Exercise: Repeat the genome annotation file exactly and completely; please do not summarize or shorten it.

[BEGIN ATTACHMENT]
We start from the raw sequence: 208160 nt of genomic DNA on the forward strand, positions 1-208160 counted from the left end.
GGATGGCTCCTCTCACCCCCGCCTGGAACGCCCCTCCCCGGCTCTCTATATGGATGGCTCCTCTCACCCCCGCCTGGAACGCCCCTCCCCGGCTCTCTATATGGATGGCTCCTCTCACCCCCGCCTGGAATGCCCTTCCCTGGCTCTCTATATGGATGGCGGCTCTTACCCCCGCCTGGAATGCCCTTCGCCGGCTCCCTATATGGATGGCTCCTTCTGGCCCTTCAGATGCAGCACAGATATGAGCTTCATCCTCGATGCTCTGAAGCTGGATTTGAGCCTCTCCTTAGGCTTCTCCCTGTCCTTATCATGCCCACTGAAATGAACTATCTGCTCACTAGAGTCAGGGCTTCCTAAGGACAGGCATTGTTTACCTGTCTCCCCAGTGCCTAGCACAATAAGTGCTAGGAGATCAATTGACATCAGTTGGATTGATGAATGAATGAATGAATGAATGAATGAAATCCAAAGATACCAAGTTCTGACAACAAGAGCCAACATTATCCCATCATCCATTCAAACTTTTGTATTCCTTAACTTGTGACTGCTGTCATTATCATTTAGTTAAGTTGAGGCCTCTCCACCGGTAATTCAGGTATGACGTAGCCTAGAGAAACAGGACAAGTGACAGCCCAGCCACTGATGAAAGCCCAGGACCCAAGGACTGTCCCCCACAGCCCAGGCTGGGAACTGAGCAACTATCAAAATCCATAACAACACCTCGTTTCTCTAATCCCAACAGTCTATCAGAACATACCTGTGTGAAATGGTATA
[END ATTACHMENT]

We start from the raw sequence: 208160 nt of genomic DNA on the forward strand, positions 1-208160 counted from the left end.
GGATGGCTCCTCTCACCCCCGCCTGGAACGCCCCTCCCCGGCTCTCTATATGGATGGCTCCTCTCACCCCCGCCTGGAACGCCCCTCCCCGGCTCTCTATATGGATGGCTCCTCTCACCCCCGCCTGGAATGCCCTTCCCTGGCTCTCTATATGGATGGCGGCTCTTACCCCCGCCTGGAATGCCCTTCGCCGGCTCCCTATATGGATGGCTCCTTCTGGCCCTTCAGATGCAGCACAGATATGAGCTTCATCCTCGATGCTCTGAAGCTGGATTTGAGCCTCTCCTTAGGCTTCTCCCTGTCCTTATCATGCCCACTGAAATGAACTATCTGCTCACTAGAGTCAGGGCTTCCTAAGGACAGGCATTGTTTACCTGTCTCCCCAGTGCCTAGCACAATAAGTGCTAGGAGATCAATTGACATCAGTTGGATTGATGAATGAATGAATGAATGAATGAATGAAATCCAAAGATACCAAGTTCTGACAACAAGAGCCAACATTATCCCATCATCCATTCAAACTTTTGTATTCCTTAACTTGTGACTGCTGTCATTATCATTTAGTTAAGTTGAGGCCTCTCCACCGGTAATTCAGGTATGACGTAGCCTAGAGAAACAGGACAAGTGACAGCCCAGCCACTGATGAAAGCCCAGGACCCAAGGACTGTCCCCCACAGCCCAGGCTGGGAACTGAGCAACTATCAAAATCCATAACAACACCTCGTTTCTCTAATCCCAACAGTCTATCAGAACATACCTGTGTGAAATGGTATA